When my father’s father was 16 years old, he left his town of Caramanico in Abruzzo and traveled to Naples on April 30, 1911, to book passage on a German ship, The Hamburg, so that he too could come to America. Three weeks later, on May 24, he arrived in New York and made his way to Philadelphia. He came alone, leaving his wife, Anna, in Italy until he could send for her. His first home was a tiny shell at 618 Montrose Street, later demolished to make way for a public school. Eventually, he sent for my grandmother, and they began a family that grew to include five children. The family moved about a mile away to 1915 Hicks Street, where the only heat came from the gas stove in the kitchen, and where my father and his two brothers slept in one bed until one by one they married and moved out. I remember my father telling me that some days were so cold that when they rose in the morning he and his brothers would scrape the frost from the inside of the windows. The house had two rooms on the first floor and three bedrooms and a tiny bathroom on the second. In the parlor on the first floor was a four-foot-high floor radio with half a dozen knobs across the front. It was on this radio that my grandmother would listen to President Franklin Roosevelt deliver his fireside chats, unable to understand a word he was saying but transfixed by the sound and cadence of his voice. She was a small, kindly woman who brought me Coca-Colas in green glass bottles from her kitchen and who could transform a white handkerchief in her hand into a long-eared rabbit in seconds.
On January 25, 1922, America fulfilled its promise for Francesco when it conferred United States citizenship on him. He found work as a punch press operator for the General Electric Company in West Philadelphia and worked there for the next 30 years. Each day, Francesco faced the deadening drudgery of factory work. Each day, he rose early to be at his job on time. In the gut-wrenching days of the Depression, he went to work even though sometimes it was only to punch the time clock and go home again with two bags of food under his arms. Because that’s what the company wanted him to do. When the Second World War came, Francesco was still at G.E., working long hours producing industrial parts for the American war effort. No matter that we fought against Italy in the early years of the war or that he spoke broken English or that his own mother and father lay buried in Italian soil. He was an American now, and this was his work for America. This was his identity, his nobility. America was his promise too.
I have an old tabloid newspaper from 1949 printed by G.E. for its employees. In it is a picture of my grandfather at his workstation, his youngest son, Joseph, also a G.E. employee, standing behind him with his hand on his father’s shoulder. The article is a short profile of my grandfather as a representative G.E. employee. In the course of the story he is asked about his oldest son, my father, who had just become a physician: There are unlimited opportunities here in America. In Italy, it would be impossible for a working man’s son to study a profession. Why? Because a working man does not make enough money to put his son through medical or law school. Yes . . . there can be no better opportunities than the opportunities in this country.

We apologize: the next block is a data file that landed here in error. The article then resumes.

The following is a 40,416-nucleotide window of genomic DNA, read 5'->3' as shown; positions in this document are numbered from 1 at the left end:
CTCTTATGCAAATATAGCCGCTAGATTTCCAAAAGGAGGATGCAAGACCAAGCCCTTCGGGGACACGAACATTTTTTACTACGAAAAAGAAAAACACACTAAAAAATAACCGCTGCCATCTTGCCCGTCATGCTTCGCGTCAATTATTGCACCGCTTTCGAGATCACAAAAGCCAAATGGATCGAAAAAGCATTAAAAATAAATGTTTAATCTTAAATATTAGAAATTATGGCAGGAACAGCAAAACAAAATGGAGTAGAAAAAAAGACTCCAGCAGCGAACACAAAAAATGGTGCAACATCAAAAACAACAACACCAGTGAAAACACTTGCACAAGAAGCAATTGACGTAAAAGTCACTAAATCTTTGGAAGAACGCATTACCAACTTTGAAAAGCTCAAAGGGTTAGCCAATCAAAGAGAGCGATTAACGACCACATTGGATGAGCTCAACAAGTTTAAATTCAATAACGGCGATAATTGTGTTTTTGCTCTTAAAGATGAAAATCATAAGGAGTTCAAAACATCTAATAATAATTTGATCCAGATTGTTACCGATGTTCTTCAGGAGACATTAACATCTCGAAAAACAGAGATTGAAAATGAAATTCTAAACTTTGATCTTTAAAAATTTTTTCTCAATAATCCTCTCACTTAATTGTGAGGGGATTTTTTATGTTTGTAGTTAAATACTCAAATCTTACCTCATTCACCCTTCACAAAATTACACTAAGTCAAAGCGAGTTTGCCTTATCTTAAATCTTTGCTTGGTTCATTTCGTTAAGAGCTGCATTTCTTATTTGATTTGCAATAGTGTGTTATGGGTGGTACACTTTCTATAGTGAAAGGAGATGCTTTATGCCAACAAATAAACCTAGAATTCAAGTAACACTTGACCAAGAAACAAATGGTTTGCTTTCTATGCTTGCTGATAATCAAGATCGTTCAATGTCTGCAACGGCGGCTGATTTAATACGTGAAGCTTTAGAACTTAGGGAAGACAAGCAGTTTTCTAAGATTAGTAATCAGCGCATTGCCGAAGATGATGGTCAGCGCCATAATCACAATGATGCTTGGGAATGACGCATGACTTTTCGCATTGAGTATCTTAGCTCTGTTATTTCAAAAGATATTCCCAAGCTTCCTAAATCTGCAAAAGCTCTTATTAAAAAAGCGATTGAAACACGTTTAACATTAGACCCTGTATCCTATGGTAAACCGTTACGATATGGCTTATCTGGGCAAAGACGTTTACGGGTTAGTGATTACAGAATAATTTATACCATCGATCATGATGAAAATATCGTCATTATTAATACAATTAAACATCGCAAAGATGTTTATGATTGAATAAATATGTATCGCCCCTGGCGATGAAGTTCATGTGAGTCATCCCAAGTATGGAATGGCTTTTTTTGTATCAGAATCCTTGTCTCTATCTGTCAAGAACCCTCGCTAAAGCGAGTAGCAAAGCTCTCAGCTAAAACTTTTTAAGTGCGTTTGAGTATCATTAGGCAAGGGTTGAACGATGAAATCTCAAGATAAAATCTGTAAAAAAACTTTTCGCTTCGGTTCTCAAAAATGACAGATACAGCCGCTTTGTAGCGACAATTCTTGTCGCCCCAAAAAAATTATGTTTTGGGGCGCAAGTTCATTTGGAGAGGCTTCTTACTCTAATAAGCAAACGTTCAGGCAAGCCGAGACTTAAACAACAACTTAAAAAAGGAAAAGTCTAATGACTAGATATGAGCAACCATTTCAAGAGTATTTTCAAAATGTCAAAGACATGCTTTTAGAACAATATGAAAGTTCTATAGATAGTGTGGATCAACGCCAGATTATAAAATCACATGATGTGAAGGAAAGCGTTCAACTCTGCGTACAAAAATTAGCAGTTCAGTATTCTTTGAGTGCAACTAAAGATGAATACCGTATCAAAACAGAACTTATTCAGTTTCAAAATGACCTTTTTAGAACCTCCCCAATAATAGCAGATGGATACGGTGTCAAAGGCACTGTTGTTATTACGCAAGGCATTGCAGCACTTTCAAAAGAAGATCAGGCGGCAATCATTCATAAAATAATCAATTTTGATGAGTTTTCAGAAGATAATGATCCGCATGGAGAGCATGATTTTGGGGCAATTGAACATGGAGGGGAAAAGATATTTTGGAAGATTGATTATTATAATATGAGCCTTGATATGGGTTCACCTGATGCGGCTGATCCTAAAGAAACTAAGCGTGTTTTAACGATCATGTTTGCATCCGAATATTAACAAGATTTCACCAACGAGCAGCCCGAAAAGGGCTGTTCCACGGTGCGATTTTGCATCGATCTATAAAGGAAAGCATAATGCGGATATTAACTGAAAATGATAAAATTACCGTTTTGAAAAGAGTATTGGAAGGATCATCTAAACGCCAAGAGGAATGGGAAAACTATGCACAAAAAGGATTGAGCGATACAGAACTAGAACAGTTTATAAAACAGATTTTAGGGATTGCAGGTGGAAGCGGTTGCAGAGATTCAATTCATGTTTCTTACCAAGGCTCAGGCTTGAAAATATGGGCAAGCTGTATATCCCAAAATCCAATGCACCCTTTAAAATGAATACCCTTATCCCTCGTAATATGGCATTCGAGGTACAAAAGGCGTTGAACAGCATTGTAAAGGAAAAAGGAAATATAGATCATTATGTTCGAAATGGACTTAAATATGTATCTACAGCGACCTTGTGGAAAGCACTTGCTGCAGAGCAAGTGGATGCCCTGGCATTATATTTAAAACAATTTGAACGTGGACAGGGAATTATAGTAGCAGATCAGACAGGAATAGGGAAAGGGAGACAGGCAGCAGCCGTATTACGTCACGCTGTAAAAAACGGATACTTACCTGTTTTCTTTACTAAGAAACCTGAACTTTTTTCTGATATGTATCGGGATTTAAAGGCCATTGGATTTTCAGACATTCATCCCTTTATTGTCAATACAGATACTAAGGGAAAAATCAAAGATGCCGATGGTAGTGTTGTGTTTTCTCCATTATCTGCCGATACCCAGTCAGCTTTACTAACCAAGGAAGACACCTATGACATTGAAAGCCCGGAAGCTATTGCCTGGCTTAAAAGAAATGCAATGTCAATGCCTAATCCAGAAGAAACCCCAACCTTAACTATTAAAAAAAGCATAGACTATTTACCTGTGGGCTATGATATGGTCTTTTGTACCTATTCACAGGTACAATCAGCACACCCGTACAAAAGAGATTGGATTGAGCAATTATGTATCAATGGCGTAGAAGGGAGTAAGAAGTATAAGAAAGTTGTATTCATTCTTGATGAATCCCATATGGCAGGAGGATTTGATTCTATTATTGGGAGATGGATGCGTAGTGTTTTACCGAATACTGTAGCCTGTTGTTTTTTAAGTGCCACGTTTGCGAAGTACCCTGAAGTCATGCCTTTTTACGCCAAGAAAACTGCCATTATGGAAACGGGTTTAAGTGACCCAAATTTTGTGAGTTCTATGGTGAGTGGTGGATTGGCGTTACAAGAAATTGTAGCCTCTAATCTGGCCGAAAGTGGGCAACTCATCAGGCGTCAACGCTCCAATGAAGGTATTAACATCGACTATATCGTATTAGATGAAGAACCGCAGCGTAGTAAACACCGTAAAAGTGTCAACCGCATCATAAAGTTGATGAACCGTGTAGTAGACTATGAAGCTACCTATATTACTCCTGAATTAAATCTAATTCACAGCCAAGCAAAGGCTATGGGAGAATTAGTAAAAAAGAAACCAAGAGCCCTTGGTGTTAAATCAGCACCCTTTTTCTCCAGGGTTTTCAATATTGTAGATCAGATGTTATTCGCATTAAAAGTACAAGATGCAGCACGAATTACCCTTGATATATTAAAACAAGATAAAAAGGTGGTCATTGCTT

For me, Francesco was more than a machinist working at G.E. and even more than my grandfather. He was the uneducated immigrant whose scrawly signature is at the bottom of the card he gave me when I made my First Holy Communion, a card I keep 60 years later in my bureau drawer. He was the man who walked to our house every Sunday morning to have coffee and toast with us and go home later with the weekly television schedule from the Sunday Inquirer under his arm. And he was the man who walked me every morning to Drexel Elementary School at 16th and Moore Streets for my morning kindergarten class. I feel my hand in his as we walked down the sidewalk toward the heavy iron gate that surrounded the schoolyard. As I entered the building, I would glance back at him waiting patiently on the other side of the gate. He’d watch me until I entered the building, and I knew that when I came out again at noon he’d be waiting there to bring me home again.
Drexel is gone now, replaced by a new condo and townhouse development. For decades, the school sat there, dilapidated and abandoned, a bleak pile of disintegrating red brick. Some of the wood had fallen away from the window frames revealing the dark, empty interior. The iron gate that surrounded it is likewise nothing but a memory. But no matter how forgotten Drexel becomes, I know that once, long ago classrooms were filled with the sounds of young children laughing and clapping to a clinking piano. I know that the rooms sounded with young voices reciting times tables or spelling words. And even more important, the building is forever the keeper of my daily trips to and from it with Francesco, my immigrant grandfather, my hand locked firmly in his rough machinist’s hand.
My grandparents were only a drop in the ocean of immigrants that flowed to this country in the early 20th century. Like others from all over the globe who came here and still do, they gave America their sweat, their love, their children. As America changed them, they slowly changed America.
The promise was fulfilled. •
Artwork by Emily Anderson.